Although many have accused Flight Simulator of not being realistic enough, in my experience all of the aircraft have plenty of nuance to their handling attributes in the new flight model and that there’s enough here for me to get the sensation of flight. There are definitely good points here for quirky handling attributes here and there and things like stalls and spins feel good. It also does something that I’ve not seen anywhere else which is modeling the interaction of weather with the surrounding terrain. Flying near tall buildings, a large hill or a mountain range have provided unique and varied wind and turbulence features and that really elevated the experience.
Flight Simulator is the first sim where I feel like my aircraft is truly flying on a river of air. This is a river that sometimes has eddies and jets which are capable of tossing my aircraft around. It’s an impressive feeling and one that I’ve not seen done at this level ever before.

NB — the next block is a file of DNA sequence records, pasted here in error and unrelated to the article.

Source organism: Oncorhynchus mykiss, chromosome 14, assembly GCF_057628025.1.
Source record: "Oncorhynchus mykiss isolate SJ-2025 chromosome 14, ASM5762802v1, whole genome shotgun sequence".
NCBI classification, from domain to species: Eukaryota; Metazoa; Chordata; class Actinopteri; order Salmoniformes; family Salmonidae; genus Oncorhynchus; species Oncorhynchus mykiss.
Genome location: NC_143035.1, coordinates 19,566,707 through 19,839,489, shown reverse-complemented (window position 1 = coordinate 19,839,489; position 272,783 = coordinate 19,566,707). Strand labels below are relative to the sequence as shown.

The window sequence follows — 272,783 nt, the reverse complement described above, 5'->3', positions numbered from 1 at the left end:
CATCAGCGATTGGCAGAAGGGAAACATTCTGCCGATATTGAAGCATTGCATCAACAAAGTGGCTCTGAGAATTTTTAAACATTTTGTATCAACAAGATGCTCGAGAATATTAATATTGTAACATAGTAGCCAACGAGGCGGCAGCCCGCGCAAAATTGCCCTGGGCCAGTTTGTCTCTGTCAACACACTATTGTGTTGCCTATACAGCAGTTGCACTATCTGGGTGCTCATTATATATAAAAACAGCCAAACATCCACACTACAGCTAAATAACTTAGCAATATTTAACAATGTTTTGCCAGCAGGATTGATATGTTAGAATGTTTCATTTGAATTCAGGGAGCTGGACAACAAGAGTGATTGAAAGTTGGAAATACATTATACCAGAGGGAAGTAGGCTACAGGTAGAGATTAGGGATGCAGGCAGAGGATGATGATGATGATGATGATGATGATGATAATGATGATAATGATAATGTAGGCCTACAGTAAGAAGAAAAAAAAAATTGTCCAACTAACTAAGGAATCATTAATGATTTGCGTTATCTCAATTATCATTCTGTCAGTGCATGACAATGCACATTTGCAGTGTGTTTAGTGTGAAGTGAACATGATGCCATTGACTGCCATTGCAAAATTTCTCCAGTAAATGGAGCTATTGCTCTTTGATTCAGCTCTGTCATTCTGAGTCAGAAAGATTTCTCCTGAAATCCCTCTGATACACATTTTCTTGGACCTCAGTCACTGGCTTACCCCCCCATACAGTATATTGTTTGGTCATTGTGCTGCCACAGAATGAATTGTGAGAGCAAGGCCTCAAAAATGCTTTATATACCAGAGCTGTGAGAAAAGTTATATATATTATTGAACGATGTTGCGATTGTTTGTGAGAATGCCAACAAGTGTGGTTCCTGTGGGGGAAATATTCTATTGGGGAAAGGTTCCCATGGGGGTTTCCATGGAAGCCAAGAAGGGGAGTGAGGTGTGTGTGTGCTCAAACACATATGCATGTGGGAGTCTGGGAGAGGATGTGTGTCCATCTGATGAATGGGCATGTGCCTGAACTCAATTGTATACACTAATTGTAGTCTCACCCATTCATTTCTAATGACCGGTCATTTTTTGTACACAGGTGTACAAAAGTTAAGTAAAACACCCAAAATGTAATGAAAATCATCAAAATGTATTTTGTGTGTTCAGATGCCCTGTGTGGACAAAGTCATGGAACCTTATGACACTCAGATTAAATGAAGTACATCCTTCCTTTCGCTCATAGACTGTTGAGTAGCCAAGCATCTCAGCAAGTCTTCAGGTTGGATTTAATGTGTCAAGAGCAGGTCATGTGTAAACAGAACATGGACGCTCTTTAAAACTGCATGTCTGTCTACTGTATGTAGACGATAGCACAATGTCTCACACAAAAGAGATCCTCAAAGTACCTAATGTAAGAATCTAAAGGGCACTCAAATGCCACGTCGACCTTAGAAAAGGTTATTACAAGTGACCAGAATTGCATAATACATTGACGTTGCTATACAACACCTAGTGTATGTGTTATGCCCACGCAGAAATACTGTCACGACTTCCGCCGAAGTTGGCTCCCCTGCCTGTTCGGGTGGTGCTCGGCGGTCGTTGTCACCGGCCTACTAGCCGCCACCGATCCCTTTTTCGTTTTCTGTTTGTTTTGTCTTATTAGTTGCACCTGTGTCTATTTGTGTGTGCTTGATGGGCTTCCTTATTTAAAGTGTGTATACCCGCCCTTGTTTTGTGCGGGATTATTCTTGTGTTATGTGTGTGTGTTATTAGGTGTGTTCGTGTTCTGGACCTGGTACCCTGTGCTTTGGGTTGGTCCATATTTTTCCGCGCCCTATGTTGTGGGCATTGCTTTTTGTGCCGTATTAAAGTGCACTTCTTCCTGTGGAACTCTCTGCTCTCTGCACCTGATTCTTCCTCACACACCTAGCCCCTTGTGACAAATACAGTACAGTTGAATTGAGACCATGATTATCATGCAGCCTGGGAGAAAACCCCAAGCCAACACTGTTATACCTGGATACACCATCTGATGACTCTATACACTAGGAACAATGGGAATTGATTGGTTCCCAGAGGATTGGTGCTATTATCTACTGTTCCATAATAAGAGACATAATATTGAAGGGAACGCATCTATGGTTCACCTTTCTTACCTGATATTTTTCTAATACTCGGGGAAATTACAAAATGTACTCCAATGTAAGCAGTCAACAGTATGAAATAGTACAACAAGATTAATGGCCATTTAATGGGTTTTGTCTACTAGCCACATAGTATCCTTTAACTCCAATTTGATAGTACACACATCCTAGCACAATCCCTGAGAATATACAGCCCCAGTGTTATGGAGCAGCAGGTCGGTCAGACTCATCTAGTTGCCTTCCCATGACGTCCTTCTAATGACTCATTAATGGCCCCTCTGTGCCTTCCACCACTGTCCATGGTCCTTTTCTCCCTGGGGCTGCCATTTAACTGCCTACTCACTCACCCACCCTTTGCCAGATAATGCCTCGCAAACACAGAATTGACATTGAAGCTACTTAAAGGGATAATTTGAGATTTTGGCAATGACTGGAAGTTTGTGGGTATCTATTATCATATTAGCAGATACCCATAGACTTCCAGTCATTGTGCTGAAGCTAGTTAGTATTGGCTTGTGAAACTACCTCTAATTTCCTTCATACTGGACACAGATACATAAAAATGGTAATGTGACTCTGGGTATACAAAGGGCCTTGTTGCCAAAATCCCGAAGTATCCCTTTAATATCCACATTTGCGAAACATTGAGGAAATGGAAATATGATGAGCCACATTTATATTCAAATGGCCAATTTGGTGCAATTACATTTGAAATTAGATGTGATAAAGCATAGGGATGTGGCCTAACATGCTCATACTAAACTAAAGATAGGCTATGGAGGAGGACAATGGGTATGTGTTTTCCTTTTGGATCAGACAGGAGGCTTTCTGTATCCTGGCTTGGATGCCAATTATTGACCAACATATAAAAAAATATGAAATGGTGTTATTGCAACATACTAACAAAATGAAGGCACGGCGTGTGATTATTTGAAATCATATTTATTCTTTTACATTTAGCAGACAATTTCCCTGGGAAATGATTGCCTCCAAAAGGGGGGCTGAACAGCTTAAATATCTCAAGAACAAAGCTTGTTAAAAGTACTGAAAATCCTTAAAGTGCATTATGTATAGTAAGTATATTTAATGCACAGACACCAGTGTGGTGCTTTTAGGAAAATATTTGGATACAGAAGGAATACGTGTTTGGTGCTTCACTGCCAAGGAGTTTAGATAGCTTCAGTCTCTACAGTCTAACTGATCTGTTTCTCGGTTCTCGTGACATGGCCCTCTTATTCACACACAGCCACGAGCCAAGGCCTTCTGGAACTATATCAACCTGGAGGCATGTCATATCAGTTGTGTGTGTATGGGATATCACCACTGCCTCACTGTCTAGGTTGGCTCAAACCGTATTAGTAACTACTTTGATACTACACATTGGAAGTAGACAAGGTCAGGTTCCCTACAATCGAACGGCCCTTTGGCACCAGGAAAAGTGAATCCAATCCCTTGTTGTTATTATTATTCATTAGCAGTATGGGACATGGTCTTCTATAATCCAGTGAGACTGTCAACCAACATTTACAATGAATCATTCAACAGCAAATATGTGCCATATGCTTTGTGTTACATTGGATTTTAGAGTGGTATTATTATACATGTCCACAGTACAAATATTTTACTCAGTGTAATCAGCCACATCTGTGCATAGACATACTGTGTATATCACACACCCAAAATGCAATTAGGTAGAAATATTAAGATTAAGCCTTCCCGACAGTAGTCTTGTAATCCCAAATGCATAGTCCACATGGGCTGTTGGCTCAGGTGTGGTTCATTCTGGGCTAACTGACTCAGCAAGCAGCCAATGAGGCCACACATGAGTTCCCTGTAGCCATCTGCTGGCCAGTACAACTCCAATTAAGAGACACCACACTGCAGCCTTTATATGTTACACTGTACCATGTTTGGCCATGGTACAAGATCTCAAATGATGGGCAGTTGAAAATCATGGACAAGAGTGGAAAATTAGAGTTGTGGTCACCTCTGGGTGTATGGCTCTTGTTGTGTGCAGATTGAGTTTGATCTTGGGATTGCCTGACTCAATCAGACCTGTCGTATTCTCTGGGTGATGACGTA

This experience is helped by an impressive sound set that includes some well timed creaks and groans from the aircraft when hauled through tight turns. In fact, the entire sound set really is excellently connected to the aircraft flying experience.
According to real world pilots and some documentation, there are some problems with the ‘by the numbers’ performance. The worst offenders seem to be the airliners and several Airbus and Boeing captains have taken to forums and YouTube to point out performance inconsistencies in the aircraft that they fly. Additional work to tune the flight models is no doubt required and several GA aircraft also probably need some time spent on them to get them right.